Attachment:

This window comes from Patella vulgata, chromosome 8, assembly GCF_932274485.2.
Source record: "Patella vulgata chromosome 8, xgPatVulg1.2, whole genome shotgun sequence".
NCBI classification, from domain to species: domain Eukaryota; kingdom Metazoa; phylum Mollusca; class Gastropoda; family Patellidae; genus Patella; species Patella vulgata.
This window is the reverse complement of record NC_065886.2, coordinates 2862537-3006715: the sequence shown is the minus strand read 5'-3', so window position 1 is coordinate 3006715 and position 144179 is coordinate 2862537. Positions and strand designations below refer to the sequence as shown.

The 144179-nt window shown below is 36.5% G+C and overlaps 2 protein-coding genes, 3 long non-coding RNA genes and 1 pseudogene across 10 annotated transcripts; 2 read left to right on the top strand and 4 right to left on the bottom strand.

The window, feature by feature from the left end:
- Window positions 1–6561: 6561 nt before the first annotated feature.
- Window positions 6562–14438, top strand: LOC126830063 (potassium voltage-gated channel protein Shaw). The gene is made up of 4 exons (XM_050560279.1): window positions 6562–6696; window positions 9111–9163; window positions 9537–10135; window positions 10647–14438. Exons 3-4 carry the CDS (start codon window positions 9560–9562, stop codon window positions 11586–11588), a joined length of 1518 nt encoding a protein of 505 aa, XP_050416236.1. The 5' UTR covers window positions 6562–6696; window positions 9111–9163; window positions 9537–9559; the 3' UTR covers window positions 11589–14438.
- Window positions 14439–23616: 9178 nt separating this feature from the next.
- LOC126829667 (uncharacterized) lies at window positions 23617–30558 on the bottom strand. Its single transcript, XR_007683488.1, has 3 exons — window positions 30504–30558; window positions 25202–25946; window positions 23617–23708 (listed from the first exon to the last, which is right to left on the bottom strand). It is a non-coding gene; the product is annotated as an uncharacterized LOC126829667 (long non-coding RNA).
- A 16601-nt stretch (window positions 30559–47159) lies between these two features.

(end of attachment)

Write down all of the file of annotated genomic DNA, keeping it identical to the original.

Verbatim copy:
This window comes from Patella vulgata, chromosome 8, assembly GCF_932274485.2.
Source record: "Patella vulgata chromosome 8, xgPatVulg1.2, whole genome shotgun sequence".
NCBI classification, from domain to species: domain Eukaryota; kingdom Metazoa; phylum Mollusca; class Gastropoda; family Patellidae; genus Patella; species Patella vulgata.
This window is the reverse complement of record NC_065886.2, coordinates 2862537-3006715: the sequence shown is the minus strand read 5'-3', so window position 1 is coordinate 3006715 and position 144179 is coordinate 2862537. Positions and strand designations below refer to the sequence as shown.

The 144179-nt window shown below is 36.5% G+C and overlaps 2 protein-coding genes, 3 long non-coding RNA genes and 1 pseudogene across 10 annotated transcripts; 2 read left to right on the top strand and 4 right to left on the bottom strand.

The window, feature by feature from the left end:
- Window positions 1–6561: 6561 nt before the first annotated feature.
- Window positions 6562–14438, top strand: LOC126830063 (potassium voltage-gated channel protein Shaw). The gene is made up of 4 exons (XM_050560279.1): window positions 6562–6696; window positions 9111–9163; window positions 9537–10135; window positions 10647–14438. Exons 3-4 carry the CDS (start codon window positions 9560–9562, stop codon window positions 11586–11588), a joined length of 1518 nt encoding a protein of 505 aa, XP_050416236.1. The 5' UTR covers window positions 6562–6696; window positions 9111–9163; window positions 9537–9559; the 3' UTR covers window positions 11589–14438.
- Window positions 14439–23616: 9178 nt separating this feature from the next.
- LOC126829667 (uncharacterized) lies at window positions 23617–30558 on the bottom strand. Its single transcript, XR_007683488.1, has 3 exons — window positions 30504–30558; window positions 25202–25946; window positions 23617–23708 (listed from the first exon to the last, which is right to left on the bottom strand). It is a non-coding gene; the product is annotated as an uncharacterized LOC126829667 (long non-coding RNA).
- A 16601-nt stretch (window positions 30559–47159) lies between these two features.